Items found on the Titanic

Apair of gloves that survived the wreckage

A battered pair of white cotton gloves were one of the artifacts found in the Titanic wreckage, and they have since been dubbed some of the “rarest Titanic artifacts ever recovered,” according to USA Today. The gloves have been put on display in various Titanic exhibitions since they were found, but in 2016, they were returned to a conservation facility for permanent retirement.

A menu of the ship’s last meal

A menu of the last meal served on the Titanic to first-class passengers was auctioned off in 2012, selling for $83,000, according to the BBC. The meal was served the same day the ship crashed into the glacier, and it featured several courses including “eggs Argenteuil, consomme fermier, and chicken a la Maryland.” And for some valuable things you might own, check out the 27 Hidden Treasures That Could Be in Your Attic Right Now.

A pocket watch stuck at the time the ship sank

The pocket watch of one of the ship’s victims was another artifact found in the Titanic wreckage. As reported by The Telegraph, the rusty watch was owned by passenger John Chapman, who was traveling with his wife, Lizzie. What makes this so unique is the fact that it’s literally frozen in time. The watch is stuck at 1:45 a.m., which is around the time the ship became submerged under water.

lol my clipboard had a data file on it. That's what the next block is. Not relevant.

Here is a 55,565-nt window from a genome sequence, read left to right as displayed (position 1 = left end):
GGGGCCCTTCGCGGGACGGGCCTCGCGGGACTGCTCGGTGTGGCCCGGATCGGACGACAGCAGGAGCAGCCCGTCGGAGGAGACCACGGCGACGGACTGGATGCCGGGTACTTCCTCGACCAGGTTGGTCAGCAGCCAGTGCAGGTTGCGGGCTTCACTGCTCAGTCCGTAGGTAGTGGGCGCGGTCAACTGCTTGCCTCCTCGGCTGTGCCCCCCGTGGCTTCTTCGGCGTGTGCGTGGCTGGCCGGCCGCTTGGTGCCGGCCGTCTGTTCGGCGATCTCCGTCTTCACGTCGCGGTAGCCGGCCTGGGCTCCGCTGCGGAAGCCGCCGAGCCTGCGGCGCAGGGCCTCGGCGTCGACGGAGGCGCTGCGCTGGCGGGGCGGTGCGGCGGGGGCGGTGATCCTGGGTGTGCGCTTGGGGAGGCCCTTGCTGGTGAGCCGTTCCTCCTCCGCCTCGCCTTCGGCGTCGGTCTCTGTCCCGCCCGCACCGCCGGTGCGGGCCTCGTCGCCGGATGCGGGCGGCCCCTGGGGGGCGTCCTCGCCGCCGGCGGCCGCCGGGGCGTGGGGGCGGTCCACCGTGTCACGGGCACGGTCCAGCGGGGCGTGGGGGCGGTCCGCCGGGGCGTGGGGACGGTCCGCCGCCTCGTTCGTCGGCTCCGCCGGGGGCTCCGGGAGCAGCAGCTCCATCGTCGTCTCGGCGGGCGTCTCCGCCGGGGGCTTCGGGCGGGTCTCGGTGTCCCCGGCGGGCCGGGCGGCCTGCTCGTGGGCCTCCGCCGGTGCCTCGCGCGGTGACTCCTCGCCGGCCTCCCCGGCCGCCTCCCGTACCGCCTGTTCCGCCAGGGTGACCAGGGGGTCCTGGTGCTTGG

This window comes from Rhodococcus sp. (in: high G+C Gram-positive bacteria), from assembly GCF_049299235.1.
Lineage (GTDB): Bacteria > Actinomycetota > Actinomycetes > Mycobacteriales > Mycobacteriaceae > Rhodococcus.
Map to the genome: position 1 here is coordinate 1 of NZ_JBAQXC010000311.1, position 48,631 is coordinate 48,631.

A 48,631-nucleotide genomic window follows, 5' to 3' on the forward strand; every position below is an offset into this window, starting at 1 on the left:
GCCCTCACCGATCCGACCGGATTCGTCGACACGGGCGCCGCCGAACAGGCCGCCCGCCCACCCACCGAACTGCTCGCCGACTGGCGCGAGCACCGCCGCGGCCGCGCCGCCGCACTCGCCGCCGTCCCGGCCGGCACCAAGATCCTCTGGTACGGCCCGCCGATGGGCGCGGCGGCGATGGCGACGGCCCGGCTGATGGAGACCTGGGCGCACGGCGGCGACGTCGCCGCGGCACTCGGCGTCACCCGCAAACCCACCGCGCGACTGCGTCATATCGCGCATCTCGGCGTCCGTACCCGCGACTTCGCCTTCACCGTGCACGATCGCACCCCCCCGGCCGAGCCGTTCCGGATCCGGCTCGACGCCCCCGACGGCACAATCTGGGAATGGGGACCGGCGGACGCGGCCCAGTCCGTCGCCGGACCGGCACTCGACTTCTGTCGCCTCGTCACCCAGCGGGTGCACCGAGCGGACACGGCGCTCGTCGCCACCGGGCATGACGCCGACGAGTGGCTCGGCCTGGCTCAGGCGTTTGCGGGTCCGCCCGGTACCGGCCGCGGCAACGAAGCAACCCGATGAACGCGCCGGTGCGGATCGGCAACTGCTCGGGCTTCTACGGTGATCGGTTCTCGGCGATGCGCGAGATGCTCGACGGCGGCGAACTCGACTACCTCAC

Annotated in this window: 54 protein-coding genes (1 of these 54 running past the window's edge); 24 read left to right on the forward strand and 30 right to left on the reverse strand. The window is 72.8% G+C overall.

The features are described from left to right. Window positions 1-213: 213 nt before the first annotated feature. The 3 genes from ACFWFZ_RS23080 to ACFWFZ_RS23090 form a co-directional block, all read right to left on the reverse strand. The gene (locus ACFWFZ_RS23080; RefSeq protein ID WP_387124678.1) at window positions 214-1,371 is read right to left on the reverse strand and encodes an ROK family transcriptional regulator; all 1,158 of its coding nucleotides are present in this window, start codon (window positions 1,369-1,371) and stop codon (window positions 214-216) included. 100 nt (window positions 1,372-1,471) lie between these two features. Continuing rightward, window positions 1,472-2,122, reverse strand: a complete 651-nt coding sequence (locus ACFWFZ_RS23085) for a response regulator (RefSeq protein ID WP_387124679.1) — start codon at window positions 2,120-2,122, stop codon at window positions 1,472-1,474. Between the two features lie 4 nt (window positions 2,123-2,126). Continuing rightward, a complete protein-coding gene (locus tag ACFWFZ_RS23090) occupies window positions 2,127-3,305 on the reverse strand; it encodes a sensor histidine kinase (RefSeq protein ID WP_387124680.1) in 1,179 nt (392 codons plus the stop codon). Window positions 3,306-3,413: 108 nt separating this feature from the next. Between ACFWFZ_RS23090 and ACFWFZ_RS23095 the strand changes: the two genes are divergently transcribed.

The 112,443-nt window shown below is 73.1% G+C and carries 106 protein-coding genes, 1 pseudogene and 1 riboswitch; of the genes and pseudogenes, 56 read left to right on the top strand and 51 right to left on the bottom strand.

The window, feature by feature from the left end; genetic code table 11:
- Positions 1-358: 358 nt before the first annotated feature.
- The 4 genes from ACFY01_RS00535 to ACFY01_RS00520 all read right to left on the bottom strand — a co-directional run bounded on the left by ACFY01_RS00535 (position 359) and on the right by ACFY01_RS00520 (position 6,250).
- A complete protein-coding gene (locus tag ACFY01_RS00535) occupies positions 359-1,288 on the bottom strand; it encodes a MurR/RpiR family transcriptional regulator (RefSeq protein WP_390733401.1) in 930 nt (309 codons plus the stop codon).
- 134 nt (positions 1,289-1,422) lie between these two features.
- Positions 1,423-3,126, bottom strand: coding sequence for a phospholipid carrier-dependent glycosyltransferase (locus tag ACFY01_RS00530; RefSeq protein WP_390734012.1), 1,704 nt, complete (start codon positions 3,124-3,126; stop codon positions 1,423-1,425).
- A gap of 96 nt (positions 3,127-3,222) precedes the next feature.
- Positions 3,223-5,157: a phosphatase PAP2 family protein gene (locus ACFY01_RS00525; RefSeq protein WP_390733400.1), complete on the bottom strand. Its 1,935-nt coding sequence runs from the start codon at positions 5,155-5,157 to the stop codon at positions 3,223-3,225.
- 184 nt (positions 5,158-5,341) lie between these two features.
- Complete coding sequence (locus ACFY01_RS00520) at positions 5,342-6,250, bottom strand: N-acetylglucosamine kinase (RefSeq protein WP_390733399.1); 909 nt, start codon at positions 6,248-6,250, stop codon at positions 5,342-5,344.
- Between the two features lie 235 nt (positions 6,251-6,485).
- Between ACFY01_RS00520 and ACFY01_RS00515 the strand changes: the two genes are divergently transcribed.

And a bracelet engraved with the name of a third-class passenger

Out of the wreckage of the Titanic also came a woman’s 15-karat rose gold and silver bracelet with the name Amy encrusted in diamonds. In her 1998 book Titanic: Women and Children First, Judith Geller, former director of merchandising for the Titanic exhibition, suggests that it might have belonged to Amy Stanley, a third-class passenger and one of the only Amys on board.

A letter written on Titanic stationary the day before the ship sank

Also surviving the wreckage was a letter penned by first-class passenger Oskar Holverson. Written to his mother the day before the ship sank, the letter was found folded up in a notebook in Holverson’s pocket.

Keys used to access lifeboat lanterns

These keys recovered from the wreckage aren’t just any old keys. They were used by crewman Samuel Hemming during the sinking of the ship to unlock a door, behind which a stock of lifeboat lanterns were waiting.

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